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Antifree in Oil :(

I checked my oil and it looks like there is antifreeze inside my oil…

On the oil cap it looks snotty brown,with some yellow tint…

Can someone help me out as to what is going on…

You may have a breached head gasket or two.
Or, since it is a GM product, it is more likely that you have a breached intake manifold gasket.

Antifreeze is not a lubricant, and this situation will result in severe damage to bearings, cylinder walls, piston rings, etc.

This needs to be fixed immediately if you want to have any hope of saving the engine.
Do not start the engine. Have the car towed to a competent mechanic, which means avoiding places like Midas, Meineke, Monro, Sears, Pep Boys, AAMCO, and other chains.

Good luck!

Thanks so much…
I had a feeling it was bad… i cant afford losing my car i have 5 children i raise and i work as a nurse aide so i NEED my car :frowning:
I’m not sure how long its been like this but i have been driving it for awhile…

When i clean the oil off my dipstick it looks very clean its just on the oil cap its self.

What kind of oil are you using

So the only place the oil looks bad is on the oil cap?

You may only have a clogged PCV valve or hose, inexpensive to fix.

If there’s no antifreeze on the dipstick, you may be fine. Driving a lot of short trips in cold weather doesn’t get the engine hot enough to cook off condensation in the crankcase. Some of the water vapor condenses on the oil cap and in the top of the engine.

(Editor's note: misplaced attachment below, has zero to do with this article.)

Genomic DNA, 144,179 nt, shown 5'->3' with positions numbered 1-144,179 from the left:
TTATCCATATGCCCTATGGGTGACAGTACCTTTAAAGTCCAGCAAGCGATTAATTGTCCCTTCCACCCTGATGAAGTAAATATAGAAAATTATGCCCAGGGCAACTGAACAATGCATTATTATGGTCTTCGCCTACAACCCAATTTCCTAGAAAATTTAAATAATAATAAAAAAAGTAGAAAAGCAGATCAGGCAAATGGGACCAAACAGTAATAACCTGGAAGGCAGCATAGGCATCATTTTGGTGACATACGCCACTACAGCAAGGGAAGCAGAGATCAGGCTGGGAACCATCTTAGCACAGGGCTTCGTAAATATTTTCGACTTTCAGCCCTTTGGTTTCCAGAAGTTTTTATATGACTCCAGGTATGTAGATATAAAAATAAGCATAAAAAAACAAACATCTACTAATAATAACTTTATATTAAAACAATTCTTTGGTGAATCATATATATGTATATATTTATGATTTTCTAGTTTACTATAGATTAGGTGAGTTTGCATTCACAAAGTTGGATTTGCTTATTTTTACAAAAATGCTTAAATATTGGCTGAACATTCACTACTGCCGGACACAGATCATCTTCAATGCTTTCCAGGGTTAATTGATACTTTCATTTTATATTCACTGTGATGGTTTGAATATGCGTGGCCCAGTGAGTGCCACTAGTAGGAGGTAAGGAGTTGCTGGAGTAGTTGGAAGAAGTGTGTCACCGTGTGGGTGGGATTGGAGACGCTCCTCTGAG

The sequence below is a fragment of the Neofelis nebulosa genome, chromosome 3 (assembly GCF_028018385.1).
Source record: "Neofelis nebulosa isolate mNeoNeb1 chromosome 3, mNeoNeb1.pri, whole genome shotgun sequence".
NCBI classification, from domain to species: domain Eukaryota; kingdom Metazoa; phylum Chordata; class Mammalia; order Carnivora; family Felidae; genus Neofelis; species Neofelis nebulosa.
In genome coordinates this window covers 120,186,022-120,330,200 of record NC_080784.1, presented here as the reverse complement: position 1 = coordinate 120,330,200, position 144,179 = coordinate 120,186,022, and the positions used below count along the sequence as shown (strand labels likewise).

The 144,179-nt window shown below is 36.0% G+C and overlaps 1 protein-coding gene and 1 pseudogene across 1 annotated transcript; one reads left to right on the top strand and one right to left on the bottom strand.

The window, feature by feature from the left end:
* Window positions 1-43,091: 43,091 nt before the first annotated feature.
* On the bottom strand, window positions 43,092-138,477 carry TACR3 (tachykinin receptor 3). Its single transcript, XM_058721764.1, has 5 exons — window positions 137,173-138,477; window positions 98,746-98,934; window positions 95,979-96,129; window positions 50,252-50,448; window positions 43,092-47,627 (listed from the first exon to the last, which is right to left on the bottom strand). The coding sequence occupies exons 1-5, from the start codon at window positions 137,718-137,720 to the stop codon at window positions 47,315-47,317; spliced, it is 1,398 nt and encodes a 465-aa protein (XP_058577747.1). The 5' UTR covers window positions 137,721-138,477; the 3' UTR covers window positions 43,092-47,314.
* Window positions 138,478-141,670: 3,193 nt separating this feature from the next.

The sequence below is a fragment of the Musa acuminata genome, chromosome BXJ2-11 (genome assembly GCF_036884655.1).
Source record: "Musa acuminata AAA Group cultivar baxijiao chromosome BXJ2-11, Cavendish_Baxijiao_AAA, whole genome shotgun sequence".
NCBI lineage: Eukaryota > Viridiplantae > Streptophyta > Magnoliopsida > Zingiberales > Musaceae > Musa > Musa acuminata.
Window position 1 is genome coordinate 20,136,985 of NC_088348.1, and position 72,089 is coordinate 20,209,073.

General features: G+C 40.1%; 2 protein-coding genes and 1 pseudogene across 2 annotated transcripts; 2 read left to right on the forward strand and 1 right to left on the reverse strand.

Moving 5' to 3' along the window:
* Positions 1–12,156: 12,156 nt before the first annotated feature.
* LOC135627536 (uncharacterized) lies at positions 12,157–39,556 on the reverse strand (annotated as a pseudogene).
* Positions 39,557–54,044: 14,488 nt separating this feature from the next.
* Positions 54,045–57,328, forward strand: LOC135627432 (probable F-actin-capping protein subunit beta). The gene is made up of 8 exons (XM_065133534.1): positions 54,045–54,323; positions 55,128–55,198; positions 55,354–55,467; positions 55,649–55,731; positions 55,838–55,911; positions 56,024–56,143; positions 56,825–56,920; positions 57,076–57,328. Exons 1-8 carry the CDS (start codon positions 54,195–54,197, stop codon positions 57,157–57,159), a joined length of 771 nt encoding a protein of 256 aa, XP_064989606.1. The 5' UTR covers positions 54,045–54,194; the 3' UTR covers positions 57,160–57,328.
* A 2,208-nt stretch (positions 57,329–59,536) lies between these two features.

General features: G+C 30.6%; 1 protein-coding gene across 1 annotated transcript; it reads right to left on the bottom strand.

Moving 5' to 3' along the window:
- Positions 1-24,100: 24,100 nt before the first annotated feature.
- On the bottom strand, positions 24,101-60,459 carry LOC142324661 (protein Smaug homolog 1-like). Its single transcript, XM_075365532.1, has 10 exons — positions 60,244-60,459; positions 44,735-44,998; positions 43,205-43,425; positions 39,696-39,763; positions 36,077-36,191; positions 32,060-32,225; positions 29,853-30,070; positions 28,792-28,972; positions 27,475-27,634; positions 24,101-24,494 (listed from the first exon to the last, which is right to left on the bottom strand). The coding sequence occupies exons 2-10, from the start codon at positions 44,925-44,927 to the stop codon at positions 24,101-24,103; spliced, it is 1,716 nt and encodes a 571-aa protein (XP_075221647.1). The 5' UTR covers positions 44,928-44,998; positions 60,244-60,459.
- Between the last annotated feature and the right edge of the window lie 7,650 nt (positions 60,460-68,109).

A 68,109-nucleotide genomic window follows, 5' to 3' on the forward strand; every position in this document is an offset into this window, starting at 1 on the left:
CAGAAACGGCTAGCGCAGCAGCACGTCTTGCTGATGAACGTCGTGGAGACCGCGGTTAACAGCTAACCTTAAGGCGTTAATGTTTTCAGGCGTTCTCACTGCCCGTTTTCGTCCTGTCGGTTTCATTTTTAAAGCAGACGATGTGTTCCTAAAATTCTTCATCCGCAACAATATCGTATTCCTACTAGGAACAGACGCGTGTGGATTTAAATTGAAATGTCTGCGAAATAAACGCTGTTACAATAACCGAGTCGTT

Check the PCV system as circuitsmith said, and in cold weather, at least a couple times a week, make sure you drive the car long enough to get up to full operating temperature for a while. A nice highway run at operating temperature should take care of it. If you can’t do this too often, it’s important to change the oil more frequently than usual to get rid of the contamination.

Circuitsmith and oblivion make very good points.
A sticky PCV valve could indeed produce a gunky build-up on the oil filler cap–and in other areas of the engine.

I had this problem with a 95 Dodge Dakota and a 98 Windstar. It was condensation due to short trips in cold weather. The fix was to replace the PCV valve and a change in driving habits. At least one drive of 30 minutes per week to fully warm up the vehicle and remove condensation. Do you do a lot of short trips where the engine does not warm up fully?

On the other hand, when the intake manifold gasket started leaking on my 2000 Blazer there was a slow drop in the coolant overflow tank level (~1 pint/month). I used a sharpie to mark the cold level on the tank and checked the level over the course of time. A dealer or an independent mechanic should be able to verify this leak.

Ed B.

The oil cap and the top of the dipstick will accumulate condensate from the atmosphere if the vents are not operating correctly and the weather is damp and cool. Before you condemn the engine look at the oil on the dipstick. In fact, wipe the dipstick repeatedly and re-stick it and look for ‘brite’ oil. If the oil is pasty like a day old chocolate milk shake it could be trouble but if the oil is bright check the thermostat and the vents.